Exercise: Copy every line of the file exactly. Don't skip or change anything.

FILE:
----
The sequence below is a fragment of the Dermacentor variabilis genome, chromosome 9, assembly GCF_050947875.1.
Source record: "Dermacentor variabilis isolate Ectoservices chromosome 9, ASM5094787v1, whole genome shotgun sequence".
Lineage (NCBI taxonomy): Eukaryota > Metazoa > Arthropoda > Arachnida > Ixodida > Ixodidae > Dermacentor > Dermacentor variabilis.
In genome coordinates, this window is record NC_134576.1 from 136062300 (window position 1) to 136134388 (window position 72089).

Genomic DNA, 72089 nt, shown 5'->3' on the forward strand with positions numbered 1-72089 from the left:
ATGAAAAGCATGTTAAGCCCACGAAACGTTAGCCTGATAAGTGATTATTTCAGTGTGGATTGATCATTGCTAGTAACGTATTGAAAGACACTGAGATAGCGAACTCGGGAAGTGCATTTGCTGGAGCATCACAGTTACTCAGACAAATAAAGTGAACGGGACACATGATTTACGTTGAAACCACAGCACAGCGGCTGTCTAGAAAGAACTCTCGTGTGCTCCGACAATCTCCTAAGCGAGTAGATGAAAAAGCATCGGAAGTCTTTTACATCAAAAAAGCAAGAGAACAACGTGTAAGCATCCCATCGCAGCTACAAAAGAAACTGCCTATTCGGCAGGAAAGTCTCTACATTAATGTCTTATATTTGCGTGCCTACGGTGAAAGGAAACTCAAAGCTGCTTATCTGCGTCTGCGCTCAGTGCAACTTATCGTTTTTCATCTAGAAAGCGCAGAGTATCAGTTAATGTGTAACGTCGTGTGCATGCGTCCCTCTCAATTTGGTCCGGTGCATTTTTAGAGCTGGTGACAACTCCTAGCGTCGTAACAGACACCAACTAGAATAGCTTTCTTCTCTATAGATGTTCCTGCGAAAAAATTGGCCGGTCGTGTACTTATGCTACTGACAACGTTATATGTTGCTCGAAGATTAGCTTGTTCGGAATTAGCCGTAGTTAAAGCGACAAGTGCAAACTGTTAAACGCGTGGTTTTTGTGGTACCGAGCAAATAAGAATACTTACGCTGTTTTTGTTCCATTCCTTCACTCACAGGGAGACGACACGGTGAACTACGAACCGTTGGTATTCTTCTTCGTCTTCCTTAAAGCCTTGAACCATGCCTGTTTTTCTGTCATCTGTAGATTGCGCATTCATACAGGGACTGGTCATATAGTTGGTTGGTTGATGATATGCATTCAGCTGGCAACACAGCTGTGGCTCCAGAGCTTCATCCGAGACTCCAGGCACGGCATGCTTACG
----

The sequence below is a fragment of the Dermacentor variabilis genome, chromosome 9, assembly GCF_050947875.1.
Source record: "Dermacentor variabilis isolate Ectoservices chromosome 9, ASM5094787v1, whole genome shotgun sequence".
Lineage (NCBI taxonomy): Eukaryota > Metazoa > Arthropoda > Arachnida > Ixodida > Ixodidae > Dermacentor > Dermacentor variabilis.
In genome coordinates, this window is record NC_134576.1 from 136062300 (window position 1) to 136134388 (window position 72089).

Genomic DNA, 72089 nt, shown 5'->3' on the forward strand with positions numbered 1-72089 from the left:
ATGAAAAGCATGTTAAGCCCACGAAACGTTAGCCTGATAAGTGATTATTTCAGTGTGGATTGATCATTGCTAGTAACGTATTGAAAGACACTGAGATAGCGAACTCGGGAAGTGCATTTGCTGGAGCATCACAGTTACTCAGACAAATAAAGTGAACGGGACACATGATTTACGTTGAAACCACAGCACAGCGGCTGTCTAGAAAGAACTCTCGTGTGCTCCGACAATCTCCTAAGCGAGTAGATGAAAAAGCATCGGAAGTCTTTTACATCAAAAAAGCAAGAGAACAACGTGTAAGCATCCCATCGCAGCTACAAAAGAAACTGCCTATTCGGCAGGAAAGTCTCTACATTAATGTCTTATATTTGCGTGCCTACGGTGAAAGGAAACTCAAAGCTGCTTATCTGCGTCTGCGCTCAGTGCAACTTATCGTTTTTCATCTAGAAAGCGCAGAGTATCAGTTAATGTGTAACGTCGTGTGCATGCGTCCCTCTCAATTTGGTCCGGTGCATTTTTAGAGCTGGTGACAACTCCTAGCGTCGTAACAGACACCAACTAGAATAGCTTTCTTCTCTATAGATGTTCCTGCGAAAAAATTGGCCGGTCGTGTACTTATGCTACTGACAACGTTATATGTTGCTCGAAGATTAGCTTGTTCGGAATTAGCCGTAGTTAAAGCGACAAGTGCAAACTGTTAAACGCGTGGTTTTTGTGGTACCGAGCAAATAAGAATACTTACGCTGTTTTTGTTCCATTCCTTCACTCACAGGGAGACGACACGGTGAACTACGAACCGTTGGTATTCTTCTTCGTCTTCCTTAAAGCCTTGAACCATGCCTGTTTTTCTGTCATCTGTAGATTGCGCATTCATACAGGGACTGGTCATATAGTTGGTTGGTTGATGATATGCATTCAGCTGGCAACACAGCTGTGGCTCCAGAGCTTCATCCGAGACTCCAGGCACGGCATGCTTACG